LIMA (Reuters) - Peru’s government won a confidence vote in the country’s Congress on Wednesday, reviving debate over President Martin Vizcarra’s flagging effort to pass anti-corruption measures.
The president had asked the opposition-controlled Congress for a confidence vote as part of his effort to pressure the legislature into approving a reform package, including measures aimed at cleaning up campaign financing and curbing the immunity against prosecution enjoyed by lawmakers.
“This vote now implies the beginning of talks with the government,” independent legislator Juan Sheput told local television, referring to an expected jump start of negotiations over Vizcarra’s anti-corruption programme.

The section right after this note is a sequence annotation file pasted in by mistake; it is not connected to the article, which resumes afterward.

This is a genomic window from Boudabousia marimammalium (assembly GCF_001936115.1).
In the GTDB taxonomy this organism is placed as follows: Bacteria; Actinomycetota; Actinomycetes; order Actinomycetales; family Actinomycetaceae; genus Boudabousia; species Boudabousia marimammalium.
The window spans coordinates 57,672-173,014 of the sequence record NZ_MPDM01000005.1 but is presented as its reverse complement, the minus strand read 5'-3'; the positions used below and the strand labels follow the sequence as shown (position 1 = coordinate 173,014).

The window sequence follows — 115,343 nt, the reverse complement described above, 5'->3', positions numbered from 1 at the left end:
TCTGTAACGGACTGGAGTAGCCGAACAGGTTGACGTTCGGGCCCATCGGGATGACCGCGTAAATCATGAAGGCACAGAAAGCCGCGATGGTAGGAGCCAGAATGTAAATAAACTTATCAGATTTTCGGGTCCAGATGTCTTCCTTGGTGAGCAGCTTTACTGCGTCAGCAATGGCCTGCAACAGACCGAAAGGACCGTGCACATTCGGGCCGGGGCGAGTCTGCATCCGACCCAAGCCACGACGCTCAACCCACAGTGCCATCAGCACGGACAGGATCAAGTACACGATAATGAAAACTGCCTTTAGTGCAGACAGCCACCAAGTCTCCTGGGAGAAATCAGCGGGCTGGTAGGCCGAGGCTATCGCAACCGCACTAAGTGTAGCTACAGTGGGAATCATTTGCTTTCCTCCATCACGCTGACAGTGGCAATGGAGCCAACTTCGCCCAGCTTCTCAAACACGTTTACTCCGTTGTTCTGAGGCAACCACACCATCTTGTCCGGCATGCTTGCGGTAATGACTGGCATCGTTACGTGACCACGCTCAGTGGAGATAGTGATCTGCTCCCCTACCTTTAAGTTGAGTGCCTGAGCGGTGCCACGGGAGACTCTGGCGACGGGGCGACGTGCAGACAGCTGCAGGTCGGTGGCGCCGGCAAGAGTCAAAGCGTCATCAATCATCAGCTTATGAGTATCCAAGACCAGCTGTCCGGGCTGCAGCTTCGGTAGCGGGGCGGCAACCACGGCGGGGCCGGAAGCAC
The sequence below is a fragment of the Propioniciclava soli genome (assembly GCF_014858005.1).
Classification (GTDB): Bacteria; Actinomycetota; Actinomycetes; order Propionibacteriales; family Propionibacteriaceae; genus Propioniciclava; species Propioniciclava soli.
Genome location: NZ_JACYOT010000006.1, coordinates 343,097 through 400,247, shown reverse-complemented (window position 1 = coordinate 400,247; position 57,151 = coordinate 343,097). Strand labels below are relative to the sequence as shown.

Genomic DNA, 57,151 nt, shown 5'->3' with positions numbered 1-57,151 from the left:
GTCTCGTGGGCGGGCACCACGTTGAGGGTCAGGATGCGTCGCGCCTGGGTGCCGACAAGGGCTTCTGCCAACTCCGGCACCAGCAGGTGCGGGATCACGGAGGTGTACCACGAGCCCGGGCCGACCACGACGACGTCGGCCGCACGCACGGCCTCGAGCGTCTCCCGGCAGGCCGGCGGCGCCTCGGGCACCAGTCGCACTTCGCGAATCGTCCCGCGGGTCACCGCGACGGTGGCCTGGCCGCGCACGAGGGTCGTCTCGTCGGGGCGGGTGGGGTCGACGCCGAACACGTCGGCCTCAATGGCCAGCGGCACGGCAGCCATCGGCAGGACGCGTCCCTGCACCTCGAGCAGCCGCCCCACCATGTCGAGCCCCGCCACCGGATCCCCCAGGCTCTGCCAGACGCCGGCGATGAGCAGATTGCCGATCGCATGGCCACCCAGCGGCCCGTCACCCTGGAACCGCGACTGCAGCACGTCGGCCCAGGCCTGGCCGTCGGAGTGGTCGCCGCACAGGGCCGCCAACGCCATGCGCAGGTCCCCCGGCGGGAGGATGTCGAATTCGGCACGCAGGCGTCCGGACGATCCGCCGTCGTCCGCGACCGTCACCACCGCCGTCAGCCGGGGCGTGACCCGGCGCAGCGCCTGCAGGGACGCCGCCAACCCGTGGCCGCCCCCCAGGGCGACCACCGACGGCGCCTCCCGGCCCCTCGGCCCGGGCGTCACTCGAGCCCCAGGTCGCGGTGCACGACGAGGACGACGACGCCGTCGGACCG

The confidence vote passed with 77 in favour, 44 against and three abstentions. Debate on the confidence motion had started on Tuesday and lasted for more than nine hours before resuming on Wednesday.
A vote of no confidence would have triggered the disbanding of the cabinet and allowed Vizcarra to call special legislative elections. The threat triggered cries of “coup” from political enemies who accused him of strong-arming lawmakers.
Vizcarra called for the confidence vote after the opposition voted down or otherwise blocked his reform agenda.
A business-friendly former vice president, Vizcarra took office a little over a year ago after his predecessor resigned in disgrace - one of several politicians entangled in a bribery probe involving Brazilian builder Odebrecht .
Reporting by Marco Aquino, writing by Hugh Bronstein; editing by David Gregorio and Rosalba O'Brien